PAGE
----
Undue Influence in Florida Estate Planning
Many individuals carefully plan and construct a thorough estate plan that dictates how their assets and estate will be handled and distributed after their death. Unfortunately, these same individuals can become vulnerable to bad-actors who take advantage of an ill or aged person in order to manipulate a benefit to themselves into the last will and testament.
Improper manipulation of this kind is recognized under Florida law as “undue influence.” Claims of undue influence remain one of the primary reasons why someone might choose to contest the provisions in a trust or last will and testament.
While claims of undue influence are common, it is still complicated to prove. Even if a person feels, deep in their gut, that something is wrong with the terms of the estate plan and a beneficiary did exert undue influence, a feeling is not enough. To be successful in their claim a person must provide strong evidence that undue influence was a factor and that the undue influence impacted asset distribution.
This article is meant to introduce readers to the basic principles involved in an undue influence case. For nuanced advice specific to your circumstances, contact one of the esteemed wills and probate attorneys at Suncoast Civil Law.
What is “Undue Influence”
While this topic is nuanced, generally speaking “undue influence” will be found in cases where it is shown that one party has improperly influenced another party and took advantage in order to retain a benefit. One common place where undue influence can occur is in wills and trusts. Older adults with debilitating illnesses such as Alzheimer’s or dementia might be particularly vulnerable. Someone might exercise undue influence by adding themselves as a beneficiary to estate planning documents, increasing their own share, or removing/diminishing another beneficiary’s share.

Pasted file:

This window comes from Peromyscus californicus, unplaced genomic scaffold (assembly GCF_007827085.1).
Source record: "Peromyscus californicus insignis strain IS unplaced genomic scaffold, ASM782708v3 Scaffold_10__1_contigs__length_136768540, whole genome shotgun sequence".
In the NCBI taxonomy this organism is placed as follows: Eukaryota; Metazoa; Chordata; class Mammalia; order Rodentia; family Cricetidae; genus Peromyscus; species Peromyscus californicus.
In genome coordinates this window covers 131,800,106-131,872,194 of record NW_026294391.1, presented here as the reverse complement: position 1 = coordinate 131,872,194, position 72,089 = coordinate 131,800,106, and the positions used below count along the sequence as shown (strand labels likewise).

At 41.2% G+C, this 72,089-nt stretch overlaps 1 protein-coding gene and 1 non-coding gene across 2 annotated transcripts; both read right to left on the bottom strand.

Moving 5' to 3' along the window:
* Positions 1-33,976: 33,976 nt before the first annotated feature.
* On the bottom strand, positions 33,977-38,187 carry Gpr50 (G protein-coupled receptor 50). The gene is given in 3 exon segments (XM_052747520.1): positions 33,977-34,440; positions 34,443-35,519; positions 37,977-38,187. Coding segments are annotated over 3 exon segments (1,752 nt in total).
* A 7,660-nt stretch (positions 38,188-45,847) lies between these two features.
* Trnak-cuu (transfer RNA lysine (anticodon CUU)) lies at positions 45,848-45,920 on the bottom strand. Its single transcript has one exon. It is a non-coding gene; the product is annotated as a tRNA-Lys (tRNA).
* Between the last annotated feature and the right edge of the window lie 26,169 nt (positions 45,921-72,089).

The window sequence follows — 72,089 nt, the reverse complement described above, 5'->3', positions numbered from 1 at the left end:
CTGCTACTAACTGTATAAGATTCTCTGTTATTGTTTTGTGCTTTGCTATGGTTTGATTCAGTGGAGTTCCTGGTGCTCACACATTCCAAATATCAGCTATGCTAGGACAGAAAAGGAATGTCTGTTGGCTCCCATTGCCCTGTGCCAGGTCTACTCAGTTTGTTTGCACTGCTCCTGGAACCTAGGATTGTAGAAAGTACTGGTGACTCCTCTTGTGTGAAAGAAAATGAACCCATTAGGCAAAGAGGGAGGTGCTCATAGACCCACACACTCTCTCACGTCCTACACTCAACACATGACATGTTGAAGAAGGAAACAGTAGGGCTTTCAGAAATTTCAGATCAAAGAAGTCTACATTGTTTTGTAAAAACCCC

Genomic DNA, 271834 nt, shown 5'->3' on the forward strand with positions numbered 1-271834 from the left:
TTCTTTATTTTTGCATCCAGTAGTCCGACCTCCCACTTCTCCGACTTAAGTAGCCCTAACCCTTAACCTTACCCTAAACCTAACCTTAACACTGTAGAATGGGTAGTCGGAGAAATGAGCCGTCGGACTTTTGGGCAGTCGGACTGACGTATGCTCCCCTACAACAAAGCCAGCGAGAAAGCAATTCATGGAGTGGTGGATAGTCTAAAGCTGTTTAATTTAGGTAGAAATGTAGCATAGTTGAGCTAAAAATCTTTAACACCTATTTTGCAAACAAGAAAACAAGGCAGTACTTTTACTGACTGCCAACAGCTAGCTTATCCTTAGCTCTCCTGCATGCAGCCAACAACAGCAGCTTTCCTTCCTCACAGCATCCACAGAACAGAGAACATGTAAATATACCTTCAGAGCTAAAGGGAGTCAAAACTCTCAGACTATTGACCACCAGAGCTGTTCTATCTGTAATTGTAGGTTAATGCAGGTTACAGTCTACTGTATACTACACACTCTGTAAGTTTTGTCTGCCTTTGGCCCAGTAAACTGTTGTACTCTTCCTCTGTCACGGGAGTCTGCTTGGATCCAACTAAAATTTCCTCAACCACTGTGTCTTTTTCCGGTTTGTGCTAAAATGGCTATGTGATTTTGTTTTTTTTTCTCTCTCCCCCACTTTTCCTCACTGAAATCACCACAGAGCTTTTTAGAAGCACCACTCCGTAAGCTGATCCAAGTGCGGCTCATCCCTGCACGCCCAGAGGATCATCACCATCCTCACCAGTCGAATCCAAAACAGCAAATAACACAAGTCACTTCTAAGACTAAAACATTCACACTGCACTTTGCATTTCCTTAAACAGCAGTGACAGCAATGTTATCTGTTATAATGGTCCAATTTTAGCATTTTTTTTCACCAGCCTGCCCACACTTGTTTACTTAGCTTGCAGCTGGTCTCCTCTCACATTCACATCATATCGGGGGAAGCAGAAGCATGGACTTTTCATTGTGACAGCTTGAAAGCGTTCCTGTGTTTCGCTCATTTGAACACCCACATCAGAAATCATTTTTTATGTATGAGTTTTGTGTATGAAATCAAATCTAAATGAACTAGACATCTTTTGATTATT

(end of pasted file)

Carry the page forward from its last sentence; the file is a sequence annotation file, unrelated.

How is Undue Influence Proven?
Proving that undue influence occurred may be challenging. Those individuals who might be in a position to exert undue influence are often people who are very close to the deceased. Accordingly, it may be natural and entirely feasible that the deceased CHOSE to increase that person’s inheritance share. It might be difficult to pinpoint or probe that the relationship ever turned to exploitation.
Because of the difficulty in this task, Florida case law has developed to create factors that courts consider when evaluating whether a case shows evidence of undue influence. When bringing a claim, petitioners should expect the court to consider:
- Was the accused party present when the document in question was finalized?
- Did the accused recommend the attorney that prepared the document?
- Was the accused aware of the contents and terms of the document in question prior to its finalization?
- Did the accused assist in securing witnesses for the document signing?
- Did the accused retain/keep the finalized document?
Who Can Bring Charges of Undue Influence?
Only a person with legal standing can bring charges of undue influence. Legal standing manifests when a person has an “interest” in the estate. This typically means that you are a beneficiary, but this is not the only instance where a person might have the requisite interest. If you are unsure if you have standing to bring an undue influence claim, an experienced probate litigation attorney can help advise you on your rights.
Contact Suncoast Civil Law
An experienced Sarasota probate litigation lawyer at Suncoast Civil Law can review the facts of your case and advise you on your rights. Contact our office today to see how our legal team can help you.